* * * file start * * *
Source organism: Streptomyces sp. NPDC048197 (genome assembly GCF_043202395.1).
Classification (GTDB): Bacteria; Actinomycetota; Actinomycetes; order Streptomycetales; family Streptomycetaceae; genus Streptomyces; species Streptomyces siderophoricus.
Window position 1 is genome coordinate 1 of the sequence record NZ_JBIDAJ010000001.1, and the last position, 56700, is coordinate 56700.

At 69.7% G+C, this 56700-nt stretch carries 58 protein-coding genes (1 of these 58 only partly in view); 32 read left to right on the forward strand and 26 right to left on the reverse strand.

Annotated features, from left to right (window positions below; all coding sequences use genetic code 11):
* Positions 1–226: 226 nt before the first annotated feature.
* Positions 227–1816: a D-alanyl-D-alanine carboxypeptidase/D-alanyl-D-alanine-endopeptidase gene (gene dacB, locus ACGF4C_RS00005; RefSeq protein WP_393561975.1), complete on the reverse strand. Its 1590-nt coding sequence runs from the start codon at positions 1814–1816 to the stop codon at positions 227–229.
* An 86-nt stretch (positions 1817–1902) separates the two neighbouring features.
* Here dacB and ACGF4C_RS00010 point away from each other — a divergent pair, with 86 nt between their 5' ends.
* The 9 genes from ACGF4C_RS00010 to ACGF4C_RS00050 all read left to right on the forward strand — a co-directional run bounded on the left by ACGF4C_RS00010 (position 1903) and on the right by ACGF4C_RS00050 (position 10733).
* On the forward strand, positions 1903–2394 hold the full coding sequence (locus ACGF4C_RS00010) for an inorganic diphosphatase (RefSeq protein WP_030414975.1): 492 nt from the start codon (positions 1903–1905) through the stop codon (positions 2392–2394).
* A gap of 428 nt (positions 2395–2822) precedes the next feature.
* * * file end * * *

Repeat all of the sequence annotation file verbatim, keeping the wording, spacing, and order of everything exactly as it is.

Source organism: Streptomyces sp. NPDC048197 (genome assembly GCF_043202395.1).
Classification (GTDB): Bacteria; Actinomycetota; Actinomycetes; order Streptomycetales; family Streptomycetaceae; genus Streptomyces; species Streptomyces siderophoricus.
Window position 1 is genome coordinate 1 of the sequence record NZ_JBIDAJ010000001.1, and the last position, 56700, is coordinate 56700.

At 69.7% G+C, this 56700-nt stretch carries 58 protein-coding genes (1 of these 58 only partly in view); 32 read left to right on the forward strand and 26 right to left on the reverse strand.

Annotated features, from left to right (window positions below; all coding sequences use genetic code 11):
* Positions 1–226: 226 nt before the first annotated feature.
* Positions 227–1816: a D-alanyl-D-alanine carboxypeptidase/D-alanyl-D-alanine-endopeptidase gene (gene dacB, locus ACGF4C_RS00005; RefSeq protein WP_393561975.1), complete on the reverse strand. Its 1590-nt coding sequence runs from the start codon at positions 1814–1816 to the stop codon at positions 227–229.
* An 86-nt stretch (positions 1817–1902) separates the two neighbouring features.
* Here dacB and ACGF4C_RS00010 point away from each other — a divergent pair, with 86 nt between their 5' ends.
* The 9 genes from ACGF4C_RS00010 to ACGF4C_RS00050 all read left to right on the forward strand — a co-directional run bounded on the left by ACGF4C_RS00010 (position 1903) and on the right by ACGF4C_RS00050 (position 10733).
* On the forward strand, positions 1903–2394 hold the full coding sequence (locus ACGF4C_RS00010) for an inorganic diphosphatase (RefSeq protein WP_030414975.1): 492 nt from the start codon (positions 1903–1905) through the stop codon (positions 2392–2394).
* A gap of 428 nt (positions 2395–2822) precedes the next feature.